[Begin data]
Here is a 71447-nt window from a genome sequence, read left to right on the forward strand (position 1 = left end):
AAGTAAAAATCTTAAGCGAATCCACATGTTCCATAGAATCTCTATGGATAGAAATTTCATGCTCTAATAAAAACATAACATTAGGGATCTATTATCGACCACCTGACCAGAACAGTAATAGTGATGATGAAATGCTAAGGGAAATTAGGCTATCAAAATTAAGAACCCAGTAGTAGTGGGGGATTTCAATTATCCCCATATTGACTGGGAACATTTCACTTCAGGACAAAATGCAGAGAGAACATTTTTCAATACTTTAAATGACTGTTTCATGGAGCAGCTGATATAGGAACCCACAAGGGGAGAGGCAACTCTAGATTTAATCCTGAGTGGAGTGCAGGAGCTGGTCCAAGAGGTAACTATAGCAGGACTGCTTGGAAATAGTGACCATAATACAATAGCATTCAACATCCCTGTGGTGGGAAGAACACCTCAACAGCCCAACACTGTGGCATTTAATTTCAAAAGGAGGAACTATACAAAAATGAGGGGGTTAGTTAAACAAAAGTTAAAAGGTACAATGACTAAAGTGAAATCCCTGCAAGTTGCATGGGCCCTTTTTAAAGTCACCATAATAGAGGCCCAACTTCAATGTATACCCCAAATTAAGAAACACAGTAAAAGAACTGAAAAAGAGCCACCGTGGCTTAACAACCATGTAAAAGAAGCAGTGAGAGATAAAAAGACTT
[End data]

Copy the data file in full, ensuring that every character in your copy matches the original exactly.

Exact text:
Here is a 71447-nt window from a genome sequence, read left to right on the forward strand (position 1 = left end):
AAGTAAAAATCTTAAGCGAATCCACATGTTCCATAGAATCTCTATGGATAGAAATTTCATGCTCTAATAAAAACATAACATTAGGGATCTATTATCGACCACCTGACCAGAACAGTAATAGTGATGATGAAATGCTAAGGGAAATTAGGCTATCAAAATTAAGAACCCAGTAGTAGTGGGGGATTTCAATTATCCCCATATTGACTGGGAACATTTCACTTCAGGACAAAATGCAGAGAGAACATTTTTCAATACTTTAAATGACTGTTTCATGGAGCAGCTGATATAGGAACCCACAAGGGGAGAGGCAACTCTAGATTTAATCCTGAGTGGAGTGCAGGAGCTGGTCCAAGAGGTAACTATAGCAGGACTGCTTGGAAATAGTGACCATAATACAATAGCATTCAACATCCCTGTGGTGGGAAGAACACCTCAACAGCCCAACACTGTGGCATTTAATTTCAAAAGGAGGAACTATACAAAAATGAGGGGGTTAGTTAAACAAAAGTTAAAAGGTACAATGACTAAAGTGAAATCCCTGCAAGTTGCATGGGCCCTTTTTAAAGTCACCATAATAGAGGCCCAACTTCAATGTATACCCCAAATTAAGAAACACAGTAAAAGAACTGAAAAAGAGCCACCGTGGCTTAACAACCATGTAAAAGAAGCAGTGAGAGATAAAAAGACTT